This afternoon was the time to say goodbye to Marjorie or Marj as she was always known. I hadn't seen her in the past four years - during which time she spiralled deep down into the pit of dementia. She was eighty four years old.
Her best friend Thelma lives two doors away from us and it was through her that I first got to know Marj. Thelma also kept me informed about her decline. Marj had a wicked sense of humour and I had a nice chinwag with her whenever we met. We seemed to connect. Though she gave out commonsensical wisdom, there was also nonsensical silliness.
Marj never had children though she was married for almost thirty years - up until her divorce in the late eighties. She worked in the steel industry but not around furnaces and molten steel - safely behind the scenes in administration.
She loved to travel and had been to many far-flung places including Mexico, Australia and the Caribbean.
Round about 2010, I noticed that she had developed an involuntary tic and gradually it became more pronounced. She was still driving her little white car but Thelma was becoming worried about her safety. "She's losing it," Thelma confided.
One sunny afternoon - seven or eight years ago - Thelma came a-knocking on our door. Marj had fallen over and couldn't get up. Would I help?
There she was lying on the grass verge like a sack of potatoes. It was a struggle but with a big heave-ho I managed to get her up on her feet again. She really was losing it and the tic was worse than ever.
There weren't many standing on the proverbial quay to wave her off from Hutcliffe Wood Crematorium. Spring sunshine beamed through elongated windows and we were asked to sit quietly thinking of Marj as the sound system gave us "The Blue Danube" by Johann Strauss.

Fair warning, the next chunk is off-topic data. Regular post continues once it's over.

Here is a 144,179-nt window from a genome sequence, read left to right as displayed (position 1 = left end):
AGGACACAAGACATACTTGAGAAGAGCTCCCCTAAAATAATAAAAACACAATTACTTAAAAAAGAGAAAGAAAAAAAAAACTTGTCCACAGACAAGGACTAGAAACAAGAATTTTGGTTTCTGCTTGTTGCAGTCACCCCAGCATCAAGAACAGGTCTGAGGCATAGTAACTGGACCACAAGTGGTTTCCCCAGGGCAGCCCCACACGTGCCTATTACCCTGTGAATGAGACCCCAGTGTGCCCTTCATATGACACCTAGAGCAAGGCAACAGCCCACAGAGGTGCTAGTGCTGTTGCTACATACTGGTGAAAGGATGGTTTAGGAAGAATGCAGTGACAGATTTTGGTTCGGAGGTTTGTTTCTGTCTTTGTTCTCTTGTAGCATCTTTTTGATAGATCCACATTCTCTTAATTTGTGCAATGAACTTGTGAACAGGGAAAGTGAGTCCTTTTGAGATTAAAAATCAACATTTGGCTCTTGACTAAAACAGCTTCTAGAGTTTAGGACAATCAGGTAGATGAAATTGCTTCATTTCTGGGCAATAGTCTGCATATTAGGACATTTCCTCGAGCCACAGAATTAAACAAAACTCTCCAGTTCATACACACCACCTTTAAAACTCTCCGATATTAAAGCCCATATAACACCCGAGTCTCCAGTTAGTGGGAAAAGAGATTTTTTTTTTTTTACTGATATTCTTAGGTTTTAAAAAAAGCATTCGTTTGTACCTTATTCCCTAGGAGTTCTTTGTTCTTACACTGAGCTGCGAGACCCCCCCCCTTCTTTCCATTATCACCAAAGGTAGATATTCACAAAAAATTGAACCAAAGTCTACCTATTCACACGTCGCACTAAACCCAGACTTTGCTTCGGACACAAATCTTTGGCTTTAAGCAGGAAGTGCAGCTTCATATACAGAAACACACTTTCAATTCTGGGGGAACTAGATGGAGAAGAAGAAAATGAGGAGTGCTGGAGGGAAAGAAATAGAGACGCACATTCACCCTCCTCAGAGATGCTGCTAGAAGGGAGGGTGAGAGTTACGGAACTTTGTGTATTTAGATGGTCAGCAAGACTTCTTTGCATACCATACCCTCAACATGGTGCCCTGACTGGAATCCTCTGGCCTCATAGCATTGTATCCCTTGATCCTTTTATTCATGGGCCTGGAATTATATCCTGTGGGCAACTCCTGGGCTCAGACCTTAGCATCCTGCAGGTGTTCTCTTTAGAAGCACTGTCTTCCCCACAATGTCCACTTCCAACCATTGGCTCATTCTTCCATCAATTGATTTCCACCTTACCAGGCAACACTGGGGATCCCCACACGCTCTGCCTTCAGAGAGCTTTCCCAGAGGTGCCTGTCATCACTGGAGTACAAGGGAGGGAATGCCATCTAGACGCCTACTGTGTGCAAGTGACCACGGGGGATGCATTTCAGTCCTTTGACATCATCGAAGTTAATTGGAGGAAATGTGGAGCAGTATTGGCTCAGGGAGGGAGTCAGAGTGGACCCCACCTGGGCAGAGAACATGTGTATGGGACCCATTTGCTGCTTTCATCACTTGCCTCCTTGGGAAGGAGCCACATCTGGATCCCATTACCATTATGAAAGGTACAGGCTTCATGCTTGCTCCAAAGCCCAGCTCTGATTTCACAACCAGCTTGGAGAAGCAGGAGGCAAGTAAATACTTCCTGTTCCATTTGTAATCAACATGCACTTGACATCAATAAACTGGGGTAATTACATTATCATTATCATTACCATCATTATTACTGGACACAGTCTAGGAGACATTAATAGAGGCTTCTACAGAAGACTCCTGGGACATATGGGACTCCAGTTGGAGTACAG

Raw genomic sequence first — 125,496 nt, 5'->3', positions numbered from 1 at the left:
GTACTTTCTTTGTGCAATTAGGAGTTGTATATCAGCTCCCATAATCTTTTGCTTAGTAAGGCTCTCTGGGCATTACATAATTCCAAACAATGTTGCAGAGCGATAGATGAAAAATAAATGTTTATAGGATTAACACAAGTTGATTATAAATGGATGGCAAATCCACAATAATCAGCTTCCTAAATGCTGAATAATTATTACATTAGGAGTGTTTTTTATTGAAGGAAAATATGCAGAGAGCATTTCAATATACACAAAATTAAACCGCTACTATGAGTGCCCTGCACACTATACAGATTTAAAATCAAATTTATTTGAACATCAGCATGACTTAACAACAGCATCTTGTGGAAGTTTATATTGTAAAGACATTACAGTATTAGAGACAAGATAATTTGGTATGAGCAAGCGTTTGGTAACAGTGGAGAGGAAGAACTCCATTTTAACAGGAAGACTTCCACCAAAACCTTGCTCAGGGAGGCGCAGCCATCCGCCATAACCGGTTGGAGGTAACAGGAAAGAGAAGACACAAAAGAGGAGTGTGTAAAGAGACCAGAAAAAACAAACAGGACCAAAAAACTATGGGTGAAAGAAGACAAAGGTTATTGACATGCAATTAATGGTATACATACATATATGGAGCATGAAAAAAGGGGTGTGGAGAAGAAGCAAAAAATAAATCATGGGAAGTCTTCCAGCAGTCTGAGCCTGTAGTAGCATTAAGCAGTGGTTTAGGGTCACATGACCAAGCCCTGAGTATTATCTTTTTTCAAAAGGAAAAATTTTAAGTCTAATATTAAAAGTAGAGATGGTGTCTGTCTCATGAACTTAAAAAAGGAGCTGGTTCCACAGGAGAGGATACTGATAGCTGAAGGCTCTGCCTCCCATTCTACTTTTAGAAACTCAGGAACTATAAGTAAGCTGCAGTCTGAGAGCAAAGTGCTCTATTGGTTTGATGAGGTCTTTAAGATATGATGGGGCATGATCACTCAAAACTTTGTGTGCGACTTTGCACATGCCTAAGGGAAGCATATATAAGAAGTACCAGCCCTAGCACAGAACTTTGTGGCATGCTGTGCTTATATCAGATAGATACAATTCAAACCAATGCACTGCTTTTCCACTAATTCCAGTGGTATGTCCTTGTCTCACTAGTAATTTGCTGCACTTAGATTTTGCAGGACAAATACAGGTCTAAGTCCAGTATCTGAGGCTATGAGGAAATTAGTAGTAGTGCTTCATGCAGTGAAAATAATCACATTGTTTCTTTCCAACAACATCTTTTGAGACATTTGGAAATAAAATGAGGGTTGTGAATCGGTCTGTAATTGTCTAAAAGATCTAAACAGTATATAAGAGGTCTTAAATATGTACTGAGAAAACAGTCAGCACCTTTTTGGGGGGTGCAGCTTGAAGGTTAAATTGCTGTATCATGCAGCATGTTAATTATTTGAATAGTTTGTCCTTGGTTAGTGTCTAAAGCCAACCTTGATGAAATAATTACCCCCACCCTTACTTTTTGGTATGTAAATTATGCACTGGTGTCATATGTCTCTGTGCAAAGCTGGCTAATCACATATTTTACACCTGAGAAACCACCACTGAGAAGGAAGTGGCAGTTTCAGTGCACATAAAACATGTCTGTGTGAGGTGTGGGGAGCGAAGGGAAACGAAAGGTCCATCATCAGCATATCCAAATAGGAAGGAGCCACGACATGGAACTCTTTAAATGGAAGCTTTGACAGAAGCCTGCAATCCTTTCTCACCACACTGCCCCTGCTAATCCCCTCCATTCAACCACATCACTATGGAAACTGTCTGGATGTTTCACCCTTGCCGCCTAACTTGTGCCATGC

And in that moment it was as if the familiar classical tune became the soundtrack for any human life. Waltzing along merrily to the very last bars with ups and downs, lively sections and dips, speed and slowness and the same refrain echoing throughout. But no thunderous applause for Marj at the very end, just those velvet curtains closing quietly around her beech coffin and the remains of a glorious day waiting outside. See you Marj.
Well. I don't know what that square box means Catalyst. I hope it has got nothing to do with QAnon!Delete
A beautiful tribute.ReplyDelete
Marjorie's life was hard, at least in her last years, and she must have been lonely.
You remembered her, enough to attend her funeral and bid her Farewell.
The Blue Danube is perfect.
*Don't be sad that it's over, be glad that it happened.* (Dr. Seuss)
The distance that the dead have gone
Does not at first appear -
Their coming back seems possible
For many an ardent year.
Coming back does indeed seem possible. Thanks for sharing those lines.Delete
Hope you enjoyed the ride Marj.ReplyDelete
Wheeeeeeeeeeeee! "Yes I did thanks Linda!"Delete
The rest of us will be following you Marj. All in good time my dear.Delete